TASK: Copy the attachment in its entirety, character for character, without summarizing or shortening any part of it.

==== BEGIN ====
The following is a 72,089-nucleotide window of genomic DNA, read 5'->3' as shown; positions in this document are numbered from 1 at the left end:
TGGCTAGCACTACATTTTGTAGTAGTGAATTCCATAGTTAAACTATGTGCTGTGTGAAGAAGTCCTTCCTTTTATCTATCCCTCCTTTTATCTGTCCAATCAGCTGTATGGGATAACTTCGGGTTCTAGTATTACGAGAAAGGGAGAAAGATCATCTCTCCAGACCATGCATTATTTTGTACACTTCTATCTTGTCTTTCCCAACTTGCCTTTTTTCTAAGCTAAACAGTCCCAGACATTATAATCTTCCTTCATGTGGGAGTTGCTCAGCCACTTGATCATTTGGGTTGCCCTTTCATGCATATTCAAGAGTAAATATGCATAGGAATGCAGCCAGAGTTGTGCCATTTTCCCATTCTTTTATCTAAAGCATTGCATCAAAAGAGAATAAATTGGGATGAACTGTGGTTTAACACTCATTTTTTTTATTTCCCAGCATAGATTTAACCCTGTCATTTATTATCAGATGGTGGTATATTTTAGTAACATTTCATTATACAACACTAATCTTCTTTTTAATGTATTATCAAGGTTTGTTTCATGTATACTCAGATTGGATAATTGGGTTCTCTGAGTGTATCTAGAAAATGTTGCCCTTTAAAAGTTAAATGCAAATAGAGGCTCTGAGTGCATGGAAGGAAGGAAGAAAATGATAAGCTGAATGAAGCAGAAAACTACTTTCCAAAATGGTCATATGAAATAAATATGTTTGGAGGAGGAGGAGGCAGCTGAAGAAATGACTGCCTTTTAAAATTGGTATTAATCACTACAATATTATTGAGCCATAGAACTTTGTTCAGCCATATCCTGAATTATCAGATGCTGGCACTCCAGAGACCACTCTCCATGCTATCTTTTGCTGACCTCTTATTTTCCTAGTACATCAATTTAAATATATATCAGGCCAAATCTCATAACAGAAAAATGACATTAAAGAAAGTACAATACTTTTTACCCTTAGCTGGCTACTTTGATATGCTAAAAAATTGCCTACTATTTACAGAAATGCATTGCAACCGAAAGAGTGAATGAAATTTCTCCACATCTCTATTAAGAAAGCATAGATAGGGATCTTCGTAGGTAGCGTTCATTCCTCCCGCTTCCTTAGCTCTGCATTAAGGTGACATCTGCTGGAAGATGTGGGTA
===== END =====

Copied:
The following is a 72,089-nucleotide window of genomic DNA, read 5'->3' as shown; positions in this document are numbered from 1 at the left end:
TGGCTAGCACTACATTTTGTAGTAGTGAATTCCATAGTTAAACTATGTGCTGTGTGAAGAAGTCCTTCCTTTTATCTATCCCTCCTTTTATCTGTCCAATCAGCTGTATGGGATAACTTCGGGTTCTAGTATTACGAGAAAGGGAGAAAGATCATCTCTCCAGACCATGCATTATTTTGTACACTTCTATCTTGTCTTTCCCAACTTGCCTTTTTTCTAAGCTAAACAGTCCCAGACATTATAATCTTCCTTCATGTGGGAGTTGCTCAGCCACTTGATCATTTGGGTTGCCCTTTCATGCATATTCAAGAGTAAATATGCATAGGAATGCAGCCAGAGTTGTGCCATTTTCCCATTCTTTTATCTAAAGCATTGCATCAAAAGAGAATAAATTGGGATGAACTGTGGTTTAACACTCATTTTTTTTATTTCCCAGCATAGATTTAACCCTGTCATTTATTATCAGATGGTGGTATATTTTAGTAACATTTCATTATACAACACTAATCTTCTTTTTAATGTATTATCAAGGTTTGTTTCATGTATACTCAGATTGGATAATTGGGTTCTCTGAGTGTATCTAGAAAATGTTGCCCTTTAAAAGTTAAATGCAAATAGAGGCTCTGAGTGCATGGAAGGAAGGAAGAAAATGATAAGCTGAATGAAGCAGAAAACTACTTTCCAAAATGGTCATATGAAATAAATATGTTTGGAGGAGGAGGAGGCAGCTGAAGAAATGACTGCCTTTTAAAATTGGTATTAATCACTACAATATTATTGAGCCATAGAACTTTGTTCAGCCATATCCTGAATTATCAGATGCTGGCACTCCAGAGACCACTCTCCATGCTATCTTTTGCTGACCTCTTATTTTCCTAGTACATCAATTTAAATATATATCAGGCCAAATCTCATAACAGAAAAATGACATTAAAGAAAGTACAATACTTTTTACCCTTAGCTGGCTACTTTGATATGCTAAAAAATTGCCTACTATTTACAGAAATGCATTGCAACCGAAAGAGTGAATGAAATTTCTCCACATCTCTATTAAGAAAGCATAGATAGGGATCTTCGTAGGTAGCGTTCATTCCTCCCGCTTCCTTAGCTCTGCATTAAGGTGACATCTGCTGGAAGATGTGGGTA